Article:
2. May 29, 2013

    Suzy……….my heart aches for you. I’m so glad you are writing this out. I wonder if Charley still gets to enjoy your blog. I think he does.

  3. May 29, 2013

    How could you imagine anything you wish to express not falling on the welcome ears of your blog readers/friends/those who love you. Have no doubt we are here and waiting for all you need or just want to share. I never met Charley but felt through your words, for years, his gentle nature and inner strength . I’m hoping to learn even more now. My heart goes out to all of you, but especially Momma today.

  4. May 29, 2013
    Aunt Manny

    The heart does ache. Severely. I sign “I love you” to the heavens now. I so look forward to the day that we see him again!

  5. May 29, 2013
    Laurie Goodson

    You brought tears to my eyes. I have never met Charley in person, but through your mom and F.B. I grew to love him immensely. I am grieving, too. I don’t know how to do it, though. I never got to hug him or say good bye. I never told him how much he meant to me. And now I am too far away to help your mom through her broken heart. All I can do is pray for you all.

  6. May 29, 2013

    It is hard to not to have those last imagines linger. I love that Mandy played her guitar for all of you…how comforting. Death is never easy even when it is expected. Hugs and prayers for all of you!

  7. May 29, 2013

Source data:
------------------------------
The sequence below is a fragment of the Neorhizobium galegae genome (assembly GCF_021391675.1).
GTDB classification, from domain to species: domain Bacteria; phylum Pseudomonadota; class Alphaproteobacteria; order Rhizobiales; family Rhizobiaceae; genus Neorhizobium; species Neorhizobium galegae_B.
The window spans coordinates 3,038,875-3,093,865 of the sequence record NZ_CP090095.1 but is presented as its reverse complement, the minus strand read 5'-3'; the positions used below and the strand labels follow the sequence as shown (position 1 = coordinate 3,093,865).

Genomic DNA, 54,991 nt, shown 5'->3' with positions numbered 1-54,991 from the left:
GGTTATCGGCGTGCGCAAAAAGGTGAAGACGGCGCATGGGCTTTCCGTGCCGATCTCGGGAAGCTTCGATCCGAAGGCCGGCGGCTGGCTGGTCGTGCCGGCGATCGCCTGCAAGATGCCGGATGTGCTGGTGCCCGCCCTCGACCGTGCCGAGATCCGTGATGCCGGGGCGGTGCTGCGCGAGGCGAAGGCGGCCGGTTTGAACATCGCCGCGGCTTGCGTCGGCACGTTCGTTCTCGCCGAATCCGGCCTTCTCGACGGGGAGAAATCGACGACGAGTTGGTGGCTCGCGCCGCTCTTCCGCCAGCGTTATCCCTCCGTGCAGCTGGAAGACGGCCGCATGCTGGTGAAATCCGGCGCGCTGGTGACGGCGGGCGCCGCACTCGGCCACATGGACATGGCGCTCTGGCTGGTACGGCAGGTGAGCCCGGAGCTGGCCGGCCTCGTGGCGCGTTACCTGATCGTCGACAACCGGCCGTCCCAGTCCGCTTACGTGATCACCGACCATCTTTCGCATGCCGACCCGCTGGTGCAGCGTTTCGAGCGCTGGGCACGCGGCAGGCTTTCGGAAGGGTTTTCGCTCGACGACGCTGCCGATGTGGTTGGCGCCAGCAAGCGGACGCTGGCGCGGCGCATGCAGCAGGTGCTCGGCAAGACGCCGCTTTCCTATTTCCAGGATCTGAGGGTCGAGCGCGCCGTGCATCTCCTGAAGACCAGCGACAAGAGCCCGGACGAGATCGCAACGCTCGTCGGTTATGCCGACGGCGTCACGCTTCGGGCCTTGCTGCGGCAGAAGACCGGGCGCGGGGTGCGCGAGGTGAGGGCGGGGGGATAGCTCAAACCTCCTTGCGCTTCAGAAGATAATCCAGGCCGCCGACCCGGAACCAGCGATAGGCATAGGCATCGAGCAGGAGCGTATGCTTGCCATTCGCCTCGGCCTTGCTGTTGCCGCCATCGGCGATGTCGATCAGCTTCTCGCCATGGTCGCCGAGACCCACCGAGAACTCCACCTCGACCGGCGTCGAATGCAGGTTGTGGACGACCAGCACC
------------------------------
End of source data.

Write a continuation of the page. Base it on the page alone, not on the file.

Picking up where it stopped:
Nick Horton

    I had the pleasure to know Charley. I had the honor to serve as a deacon with him, and to be his deacon. I have the highest honor of being his brother in Christ. I learned much from him; gentleness, love, respect, charity. I am sad that we all mourn the loss of Charley. That we know in our hearts that this is not how it is supposed to be. And I look forward to that day, that glorious day when I enter glory, and “everything sad will come untrue.”

  8. May 29, 2013

    How amazing you are and always have been from one square piece to another. I know all too clearly what it was like having to watch my mother decline in a similar manner. Some thanks to you and your awesome family for the following: you stuck around when others would have left. You didn’t allow any possible fears to prevent you from being with him all the way to the end. You looked at him, talked to him, signed to him and made his last month on this earth just as awesome as his healthy days. That being said…the images of the thin bones and the zipper of the bag and the agonizing last few days you will always carry with you. But please believe me that memories of his life previous to his fight will come back…and eventually, you will think of those things BEFORE you remember the thinning frame, the zipper of the bag and the moments of incoherantness. And thank you, square piece, for being able to put words with things I felt about my own mother and her fight….almost 6 years later.

Add a Comment

Make sure you share your opinion with us. Fields marked are required. Any other information is optional and for your own pleasure. Your email address will be hidden and never published or used in any way.


Optional Details

If you like you can tell us your website URL and Twitter Username. We'll link your name to your web address and we'll add a twitter link to your comment. This is completely optional.